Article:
Carbon fiber (alternatively called graphite fibre or carbon graphite) is a material consisting of extremely thin fibers about 0.0050.010 mm in diameter and composed mostly of carbon atoms. The carbon atoms are bonded together in microscopic crystals that are more or less aligned parallel to the long axis of the fiber. The crystal alignment makes the fiber very strong for its size. Several thousand carbon fibers are twisted together to form a yarn, which may be used by itself or woven into a fabric.
    Carbon fiber has many different weave patterns and can be combined with a plastic resin and wound or molded to form composite materials such as carbon fiber reinforced plastic (also referenced as carbon fiber) to provide a high strength-to-weight ratio material. The density of carbon fiber is also considerably lower than the density of steel, making it ideal for applications requiring low weight.
    The properties of carbon fiber such as high tensile strength, low weight, and low thermal expansion make it very popular in aerospace, civil engineering, military, and motorsports, along with other competition sports. The company continued making carbon fibre, developing two main markets: aerospace and sports equipment. The speed of production and the quality of the product were improved.

High Modulus

Carbon fibers are classified by the tensile modulus of the fiber. Tensile modulus is a measure of how much pulling force a certain diameter, in other words how much load per square inch of cross section ("stress") the material can tolerate before breaking. The English unit of measurement is pounds of force per square inch of cross-sectional area, or psi. Carbon fibers classified as "low modulus" have a tensile modulus below 34.8 million psi (240 million kPa). Other classifications, in ascending order of tensile modulus, include "standard modulus," "intermediate modulus," "high modulus," and "ultrahigh modulus." Ultrahigh modulus carbon fibers have a tensile modulus of 72.5-145.0 million psi (500 million-1.0 billion kPa). As a comparison, steel has a tensile modulus of about 29 million psi (200 million kPa). Thus, the strongest carbon fiber is about five times stronger than steel.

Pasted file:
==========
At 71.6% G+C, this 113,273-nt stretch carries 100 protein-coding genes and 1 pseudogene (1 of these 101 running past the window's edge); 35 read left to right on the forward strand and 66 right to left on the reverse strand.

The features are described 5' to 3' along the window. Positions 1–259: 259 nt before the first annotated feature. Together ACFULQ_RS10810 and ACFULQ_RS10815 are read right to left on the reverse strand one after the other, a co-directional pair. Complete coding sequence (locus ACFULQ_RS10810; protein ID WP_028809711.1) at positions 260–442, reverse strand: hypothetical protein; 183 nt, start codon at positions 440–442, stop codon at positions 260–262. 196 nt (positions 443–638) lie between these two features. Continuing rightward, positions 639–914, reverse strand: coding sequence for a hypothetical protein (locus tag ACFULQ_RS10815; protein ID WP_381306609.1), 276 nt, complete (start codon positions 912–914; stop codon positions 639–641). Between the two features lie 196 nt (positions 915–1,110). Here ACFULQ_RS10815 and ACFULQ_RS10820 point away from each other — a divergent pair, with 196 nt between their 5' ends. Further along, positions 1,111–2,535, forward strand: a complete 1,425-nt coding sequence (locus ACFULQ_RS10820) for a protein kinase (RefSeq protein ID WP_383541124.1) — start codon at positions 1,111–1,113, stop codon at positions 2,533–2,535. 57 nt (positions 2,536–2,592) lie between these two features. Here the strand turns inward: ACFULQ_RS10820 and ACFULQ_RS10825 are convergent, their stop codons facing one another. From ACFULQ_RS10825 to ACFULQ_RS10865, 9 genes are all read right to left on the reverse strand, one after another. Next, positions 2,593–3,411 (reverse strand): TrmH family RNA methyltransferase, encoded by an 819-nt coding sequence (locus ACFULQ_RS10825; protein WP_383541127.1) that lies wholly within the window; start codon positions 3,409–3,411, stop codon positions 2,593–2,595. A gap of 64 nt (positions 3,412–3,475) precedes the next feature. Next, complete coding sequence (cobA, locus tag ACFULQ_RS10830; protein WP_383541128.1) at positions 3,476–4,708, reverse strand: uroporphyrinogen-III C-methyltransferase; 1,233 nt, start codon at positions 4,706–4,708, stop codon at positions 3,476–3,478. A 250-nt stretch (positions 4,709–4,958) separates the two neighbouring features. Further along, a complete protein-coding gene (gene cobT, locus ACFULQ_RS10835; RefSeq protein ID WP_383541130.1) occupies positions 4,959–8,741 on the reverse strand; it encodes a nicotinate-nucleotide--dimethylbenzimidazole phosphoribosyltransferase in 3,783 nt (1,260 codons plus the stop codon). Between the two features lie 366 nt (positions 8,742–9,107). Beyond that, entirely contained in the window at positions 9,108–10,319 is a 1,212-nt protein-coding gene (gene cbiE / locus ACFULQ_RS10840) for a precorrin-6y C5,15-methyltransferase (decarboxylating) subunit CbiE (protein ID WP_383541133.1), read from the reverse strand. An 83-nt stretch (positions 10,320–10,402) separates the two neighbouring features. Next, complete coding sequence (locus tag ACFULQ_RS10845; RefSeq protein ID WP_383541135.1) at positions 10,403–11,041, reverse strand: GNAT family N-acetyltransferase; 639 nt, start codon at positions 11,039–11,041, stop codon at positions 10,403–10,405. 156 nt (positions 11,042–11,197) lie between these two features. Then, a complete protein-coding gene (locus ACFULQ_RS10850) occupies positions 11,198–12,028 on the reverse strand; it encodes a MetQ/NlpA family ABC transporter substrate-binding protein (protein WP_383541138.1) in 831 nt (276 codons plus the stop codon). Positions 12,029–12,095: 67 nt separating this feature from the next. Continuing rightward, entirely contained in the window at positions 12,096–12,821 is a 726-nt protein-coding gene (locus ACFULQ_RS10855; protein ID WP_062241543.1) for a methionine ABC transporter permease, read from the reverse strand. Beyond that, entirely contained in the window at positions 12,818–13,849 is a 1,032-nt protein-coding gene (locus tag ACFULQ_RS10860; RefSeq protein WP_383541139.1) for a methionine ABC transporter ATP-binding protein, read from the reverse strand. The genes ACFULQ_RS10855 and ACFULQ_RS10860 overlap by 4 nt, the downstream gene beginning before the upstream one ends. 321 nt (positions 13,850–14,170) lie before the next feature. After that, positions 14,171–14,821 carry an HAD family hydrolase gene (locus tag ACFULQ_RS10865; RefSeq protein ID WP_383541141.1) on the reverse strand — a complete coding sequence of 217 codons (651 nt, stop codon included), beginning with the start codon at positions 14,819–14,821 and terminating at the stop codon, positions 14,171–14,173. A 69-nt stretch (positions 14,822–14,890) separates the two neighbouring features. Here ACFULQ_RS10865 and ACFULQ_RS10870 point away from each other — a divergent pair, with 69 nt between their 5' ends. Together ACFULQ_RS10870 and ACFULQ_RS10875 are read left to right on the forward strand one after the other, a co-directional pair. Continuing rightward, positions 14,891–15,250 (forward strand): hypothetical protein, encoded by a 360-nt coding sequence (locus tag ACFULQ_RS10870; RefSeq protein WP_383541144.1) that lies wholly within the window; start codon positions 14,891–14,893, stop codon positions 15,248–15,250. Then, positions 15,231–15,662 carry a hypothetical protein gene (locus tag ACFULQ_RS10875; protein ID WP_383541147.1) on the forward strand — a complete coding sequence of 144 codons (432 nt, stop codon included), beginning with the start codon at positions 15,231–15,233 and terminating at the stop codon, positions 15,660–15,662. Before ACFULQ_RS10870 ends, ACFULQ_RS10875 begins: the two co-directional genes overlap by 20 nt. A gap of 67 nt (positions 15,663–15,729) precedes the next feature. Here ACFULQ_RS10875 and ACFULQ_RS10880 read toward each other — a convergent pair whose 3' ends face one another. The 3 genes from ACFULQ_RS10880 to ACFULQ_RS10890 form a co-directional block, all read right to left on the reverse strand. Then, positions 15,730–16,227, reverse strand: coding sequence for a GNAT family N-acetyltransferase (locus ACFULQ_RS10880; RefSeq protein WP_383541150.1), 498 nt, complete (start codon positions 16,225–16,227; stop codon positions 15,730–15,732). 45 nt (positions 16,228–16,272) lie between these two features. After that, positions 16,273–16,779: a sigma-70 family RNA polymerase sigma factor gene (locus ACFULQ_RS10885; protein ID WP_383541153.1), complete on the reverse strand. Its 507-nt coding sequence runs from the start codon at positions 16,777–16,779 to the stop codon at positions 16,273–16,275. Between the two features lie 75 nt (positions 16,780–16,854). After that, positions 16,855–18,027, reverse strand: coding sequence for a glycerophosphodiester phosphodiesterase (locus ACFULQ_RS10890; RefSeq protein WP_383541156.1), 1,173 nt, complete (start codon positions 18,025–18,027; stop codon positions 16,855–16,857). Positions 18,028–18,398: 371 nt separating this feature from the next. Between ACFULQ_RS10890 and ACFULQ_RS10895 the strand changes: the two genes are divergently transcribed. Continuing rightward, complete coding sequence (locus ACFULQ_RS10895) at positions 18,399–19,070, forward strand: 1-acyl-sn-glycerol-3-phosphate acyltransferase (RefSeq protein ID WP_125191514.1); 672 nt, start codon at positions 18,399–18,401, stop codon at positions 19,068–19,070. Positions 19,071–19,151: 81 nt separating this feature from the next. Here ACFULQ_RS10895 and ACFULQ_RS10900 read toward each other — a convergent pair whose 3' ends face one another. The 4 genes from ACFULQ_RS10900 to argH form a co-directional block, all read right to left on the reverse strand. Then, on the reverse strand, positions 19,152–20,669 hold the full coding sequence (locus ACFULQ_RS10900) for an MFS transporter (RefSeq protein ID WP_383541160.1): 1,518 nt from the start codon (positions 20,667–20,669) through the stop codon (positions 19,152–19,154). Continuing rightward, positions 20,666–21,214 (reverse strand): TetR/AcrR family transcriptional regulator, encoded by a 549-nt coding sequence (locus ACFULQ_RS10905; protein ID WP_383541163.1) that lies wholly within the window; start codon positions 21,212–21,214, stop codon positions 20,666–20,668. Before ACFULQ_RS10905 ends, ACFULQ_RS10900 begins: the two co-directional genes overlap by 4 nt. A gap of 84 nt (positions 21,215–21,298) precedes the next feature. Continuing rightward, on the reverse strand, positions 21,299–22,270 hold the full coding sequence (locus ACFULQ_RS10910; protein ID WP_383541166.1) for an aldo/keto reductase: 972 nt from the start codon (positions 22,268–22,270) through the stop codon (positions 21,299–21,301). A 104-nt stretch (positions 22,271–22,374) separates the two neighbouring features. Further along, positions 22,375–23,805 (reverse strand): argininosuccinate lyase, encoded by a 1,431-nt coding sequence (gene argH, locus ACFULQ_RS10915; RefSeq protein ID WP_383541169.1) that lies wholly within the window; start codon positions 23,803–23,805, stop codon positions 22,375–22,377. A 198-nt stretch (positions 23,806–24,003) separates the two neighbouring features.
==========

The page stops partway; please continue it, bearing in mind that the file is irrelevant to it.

The term graphite fiber refers to certain ultrahigh modulus fibers made from petroleum pitch. These fibers have an internal structure that closely approximates the three-dimensional crystal alignment that is characteristic of a pure form of carbon known as graphite.
    Modulus is a measure of stiffness, how far the material stretches for a given stress. Modulus is the ratio (espressed in millions of psi, "pounds per square inch", a measure of a force on an area) between stiffness and weight of the graphite blank. The higher the modulus, the more energy the rod can store and release. The energy is a way of saying the speed and the power of the rod. Think of a swimmer on a diving board and try to imagine to variate the properties of the jumping board and you will see what it is. Some also simply by saying that modulus is resistance to flex and the higher the modulus the stiffer the rod. Beware, though, the higher the modulus, the more expensive is the blank and also more brittle the rod after an impact.
    There are many types of carbon fibers: IM6, M8, M55, M40, M40J, M46J, T300, HR40, and more. Each have their own properties: which are the modulus and the strength. Good fishing rods have generally speaking a high modulus, a high strength, and intermediate percentage of fibres.
The modulus is given as force per unit area, for a material, so saying 33 million modulus or 33 Msi means 33 million pounds per square inch of material.
  • High-modulus, type HM (modulus between 350-450Gpa).
  • Intermediate-modulus, type IM (modulus between 200-350Gpa).
  • Low modulus, high-tensile, type HT (modulus < 100Gpa, tensile strength > 3Gpa)
  • Superhigh-tensile, type SHT (tensile strength > 4.5Gpa).
The less a material will bend before it begins to fail the higher the modulus.
High modulus materials can be used to make soft rods, and conversely, low modulus material can be designed into making stiff rods.
The higher the modulus of graphite, the higher the stiffness, the lower the strength. A 57 million modulus graphite rod will be lighter and stiffer (therefore more brittle) than a rod rated at 44 million modulus.